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Street's Slider versus Duchscherer's Curve
2007-01-28 02:11
by Ryan Armbrust

With apologies to the recently departed curveball addict Barry Zito and multiple slider maestro Kiko Calero, I'm of the opinion that Justin Duchscherer and Huston Street have the best breaking pitches on Oakland's pitching staff.

I have to admit, I'm completely fascinated by their movement. When either of those hurlers takes the mound, I've been known to call members of my family, friends, and whoever happens to be around into the room. I'll beckon them to "Just watch the break on this pitch...", and though they aren't nearly the baseball nut that I am, they're usually impressed.

Street's slider whips down and away from flailing hitters, causing many to check their bats for holes. Duchscherer's swooping curve drops down from nowhere to leave the once confidant batter looking downright befuddled and embarrassed. Hence my nickname for the Duchscherer hook: Death from Above.

Both Street and Duchscherer have used their powers to erase dozens of batters in the past couple of seasons. Duchscherer has a K/9 of 8.7 since shifting into a full-time relief role at the beginning of 2005, while Street has a 8.4 mark since making the team out of spring training in 2005.

They both average just a hair under strikeout an inning, but here's where it gets interesting... While Street's slider is nearly unhittable (when he's in the groove), Duchscherer's slow curve relies more on misjudgement by the hapless hitter.

Take a look at the percent of all of their strikeouts that are swinging:


Duchscherer Street
2004 66.10%
2005 52.94% 73.61%
2006 62.75% 76.12%


Here's another way to look at that. These are sparklines, (which I'm very fond of) with the red marks denoted as swinging K's and the gray marks designating a looking punchout.

Street - 2005

Street - 2006

Duchscherer - 2004

Duchscherer - 2005

Duchscherer - 2006


It appears that when Street was getting his feet wet, batters laid off everything he threw at them, hoping he couldn't get his stuff across for strikes. When it became apparent that he indeed could, they started hacking at it. And missing.

In Duchscherer's All-Star season of 2005, he struck out nearly as many batters by making them watch it into Jason Kendall's mitt as he did my making them miss the ball. Duchscherer had as many looking K's by the All-Star break as Street would have all year in his Rookie of the Year campaign.


There's one story about Duchscherer's curve that I can't seem to tell often enough. Last March, I was in Arizona watching spring training baseball, as usual. The A's were playing the Padres, and over the course of two and one third innings of work, Justin Duchscherer struck out, consecutively, Mark Bellhorn, Dave Roberts, Mike Cameron, Brian Giles, Mike Piazza, and Ryan Klesko. Four of those were looking, most were with the Death from Above curve, and all were impressive.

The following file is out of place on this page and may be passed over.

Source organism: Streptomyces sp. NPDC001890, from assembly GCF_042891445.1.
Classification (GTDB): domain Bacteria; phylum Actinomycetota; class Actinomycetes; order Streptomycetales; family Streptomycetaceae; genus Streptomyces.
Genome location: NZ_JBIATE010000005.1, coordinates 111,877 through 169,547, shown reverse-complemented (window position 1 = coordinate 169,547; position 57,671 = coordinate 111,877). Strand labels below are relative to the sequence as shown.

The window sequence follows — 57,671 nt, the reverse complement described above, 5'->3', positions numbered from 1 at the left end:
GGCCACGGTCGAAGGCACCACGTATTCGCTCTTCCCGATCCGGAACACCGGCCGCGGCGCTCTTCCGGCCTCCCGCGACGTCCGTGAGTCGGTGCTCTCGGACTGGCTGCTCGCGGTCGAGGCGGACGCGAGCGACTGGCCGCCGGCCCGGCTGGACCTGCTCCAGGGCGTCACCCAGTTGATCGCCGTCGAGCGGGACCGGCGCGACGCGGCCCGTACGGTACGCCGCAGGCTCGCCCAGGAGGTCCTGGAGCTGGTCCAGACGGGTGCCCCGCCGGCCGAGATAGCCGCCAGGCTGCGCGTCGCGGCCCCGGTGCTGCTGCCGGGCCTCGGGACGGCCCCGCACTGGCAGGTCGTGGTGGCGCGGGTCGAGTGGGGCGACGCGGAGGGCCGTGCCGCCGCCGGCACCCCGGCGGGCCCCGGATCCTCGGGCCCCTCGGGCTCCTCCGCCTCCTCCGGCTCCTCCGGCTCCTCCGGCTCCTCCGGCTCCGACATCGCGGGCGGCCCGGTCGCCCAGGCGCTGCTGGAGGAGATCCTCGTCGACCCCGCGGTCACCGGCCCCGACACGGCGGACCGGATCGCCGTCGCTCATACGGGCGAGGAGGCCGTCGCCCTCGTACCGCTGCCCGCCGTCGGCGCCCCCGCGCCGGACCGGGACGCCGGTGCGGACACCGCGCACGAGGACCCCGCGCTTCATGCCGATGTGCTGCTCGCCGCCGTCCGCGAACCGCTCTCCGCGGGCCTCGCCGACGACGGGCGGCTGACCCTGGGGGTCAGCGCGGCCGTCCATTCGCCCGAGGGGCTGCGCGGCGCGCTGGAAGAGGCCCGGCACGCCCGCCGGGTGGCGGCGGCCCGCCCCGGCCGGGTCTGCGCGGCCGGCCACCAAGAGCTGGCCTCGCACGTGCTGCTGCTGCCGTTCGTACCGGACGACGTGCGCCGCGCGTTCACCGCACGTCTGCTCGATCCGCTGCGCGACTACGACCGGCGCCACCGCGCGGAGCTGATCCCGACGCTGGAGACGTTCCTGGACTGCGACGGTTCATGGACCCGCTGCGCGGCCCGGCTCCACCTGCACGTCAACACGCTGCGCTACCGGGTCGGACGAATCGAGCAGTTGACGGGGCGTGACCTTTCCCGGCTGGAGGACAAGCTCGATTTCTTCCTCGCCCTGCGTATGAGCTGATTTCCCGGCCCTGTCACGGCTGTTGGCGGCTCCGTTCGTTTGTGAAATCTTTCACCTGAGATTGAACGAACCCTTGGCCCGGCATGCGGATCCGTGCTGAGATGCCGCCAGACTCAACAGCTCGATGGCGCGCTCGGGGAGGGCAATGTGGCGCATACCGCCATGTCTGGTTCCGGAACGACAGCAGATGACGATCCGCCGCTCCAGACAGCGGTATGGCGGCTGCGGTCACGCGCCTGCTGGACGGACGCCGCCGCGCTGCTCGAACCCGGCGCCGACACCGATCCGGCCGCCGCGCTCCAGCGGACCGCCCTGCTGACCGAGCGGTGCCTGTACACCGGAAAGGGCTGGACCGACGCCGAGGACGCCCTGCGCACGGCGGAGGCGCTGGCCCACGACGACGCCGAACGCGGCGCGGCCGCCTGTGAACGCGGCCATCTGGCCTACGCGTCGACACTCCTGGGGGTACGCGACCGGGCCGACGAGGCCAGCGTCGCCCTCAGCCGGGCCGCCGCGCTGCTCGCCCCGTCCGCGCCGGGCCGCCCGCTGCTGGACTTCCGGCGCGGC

(I had to look back in my scorebook to make sure I wasn't imagining things, and as far as I can tell, I'm not. The official box confirms it.)

2007-01-28 12:07:28
1.   Ken Arneson
At Fan Fest yesterday, I attended a Baseball 101 workshop with Duchscherer. It was quite enlightening. I'll try to do a writeup on it once I get done with my warden duties.

Just as a point of comparison--what's the league average for called vs. swinging strikeouts?

2007-01-28 14:07:36
2.   Ryan Armbrust
I had to manually tally the swinging strikeouts and called strikeouts from B-R:PI data. I've been trying to figure out a way to calculate the MLB average, but I can't seem to find enough data. I've asked Sal Baxamusa if he's already got that data in his spreadsheet from this Hardball Times article:

I'll find this info and bring it back to you all, that I promise.

Or, I could just estimate that about 65% of all strikeouts are swinging. But that's just a total guess.

2007-01-28 18:25:11
3.   Philip Michaels
I've often wondered if the A's would be better off handing the closer duties over to Duchscherer and trading Huston Street. Not that I have anything against Street, but closers tend to be over-valued and teams that worship at the altar of the false god of Saves might be tempted to hand over a bunch of players the A's could put to good use. It's an especially alluring proposition, given that Duchscherer handled ninth-inning duties with some success last season when Street was on the shelf.

The knock on my Duke-as-closer theory, I suppose, is that his fastball doesn't really break 90 and do you really want to rely on a guy who turns to guile instead of gas to get guys out. So I don't suspect this will ever come to pass, which is probably just as well, given my track record as a talent evaluator.

2007-01-28 18:42:13
4.   salb918
Ryan, using 2005 retrosheet data for the AL, about 70% of strikeouts were swinging, 26% were called, and the rest were foul tips. This was extremely surprising to me; I thought a much higher fraction would be called. Street is somewhat above average and Duke is well below average in generating swing-through punchouts (assuming that foul tip strikeouts are counted toward swinging strikeouts in your above chart). This would seem to support your observation that Duke's yakker freezes batters and Street's slider is untouchable.

My two cents: you really want a swing-through pitcher to be your closer. That's a much more dramatic way to end the game.

2007-01-28 20:05:18
5.   Ryan Armbrust
Wow, 70%? I thought my guess of 65% would be a hair high... not low.

And yes, sal, I counted foul-tips as swinging strikeouts in the above data, since the batter is swinging and not standing there with the bat on his shoulder.

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